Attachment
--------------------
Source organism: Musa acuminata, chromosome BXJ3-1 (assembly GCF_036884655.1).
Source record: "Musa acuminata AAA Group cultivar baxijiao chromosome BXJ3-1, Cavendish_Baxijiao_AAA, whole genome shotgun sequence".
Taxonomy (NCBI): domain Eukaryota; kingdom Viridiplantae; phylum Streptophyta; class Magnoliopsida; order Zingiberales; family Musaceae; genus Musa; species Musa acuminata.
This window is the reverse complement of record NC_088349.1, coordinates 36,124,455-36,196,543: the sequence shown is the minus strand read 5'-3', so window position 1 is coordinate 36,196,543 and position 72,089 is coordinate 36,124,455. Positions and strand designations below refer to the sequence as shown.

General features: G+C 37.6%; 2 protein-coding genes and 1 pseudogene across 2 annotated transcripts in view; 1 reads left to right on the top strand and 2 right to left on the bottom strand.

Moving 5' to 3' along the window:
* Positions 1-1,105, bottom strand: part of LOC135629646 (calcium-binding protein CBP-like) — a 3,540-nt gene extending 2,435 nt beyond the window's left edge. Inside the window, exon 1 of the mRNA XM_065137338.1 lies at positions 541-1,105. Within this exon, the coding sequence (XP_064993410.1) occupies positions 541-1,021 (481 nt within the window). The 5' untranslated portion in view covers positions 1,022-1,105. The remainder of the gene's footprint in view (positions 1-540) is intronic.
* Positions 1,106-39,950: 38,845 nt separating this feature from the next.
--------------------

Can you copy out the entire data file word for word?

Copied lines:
Source organism: Musa acuminata, chromosome BXJ3-1 (assembly GCF_036884655.1).
Source record: "Musa acuminata AAA Group cultivar baxijiao chromosome BXJ3-1, Cavendish_Baxijiao_AAA, whole genome shotgun sequence".
Taxonomy (NCBI): domain Eukaryota; kingdom Viridiplantae; phylum Streptophyta; class Magnoliopsida; order Zingiberales; family Musaceae; genus Musa; species Musa acuminata.
This window is the reverse complement of record NC_088349.1, coordinates 36,124,455-36,196,543: the sequence shown is the minus strand read 5'-3', so window position 1 is coordinate 36,196,543 and position 72,089 is coordinate 36,124,455. Positions and strand designations below refer to the sequence as shown.

General features: G+C 37.6%; 2 protein-coding genes and 1 pseudogene across 2 annotated transcripts in view; 1 reads left to right on the top strand and 2 right to left on the bottom strand.

Moving 5' to 3' along the window:
* Positions 1-1,105, bottom strand: part of LOC135629646 (calcium-binding protein CBP-like) — a 3,540-nt gene extending 2,435 nt beyond the window's left edge. Inside the window, exon 1 of the mRNA XM_065137338.1 lies at positions 541-1,105. Within this exon, the coding sequence (XP_064993410.1) occupies positions 541-1,021 (481 nt within the window). The 5' untranslated portion in view covers positions 1,022-1,105. The remainder of the gene's footprint in view (positions 1-540) is intronic.
* Positions 1,106-39,950: 38,845 nt separating this feature from the next.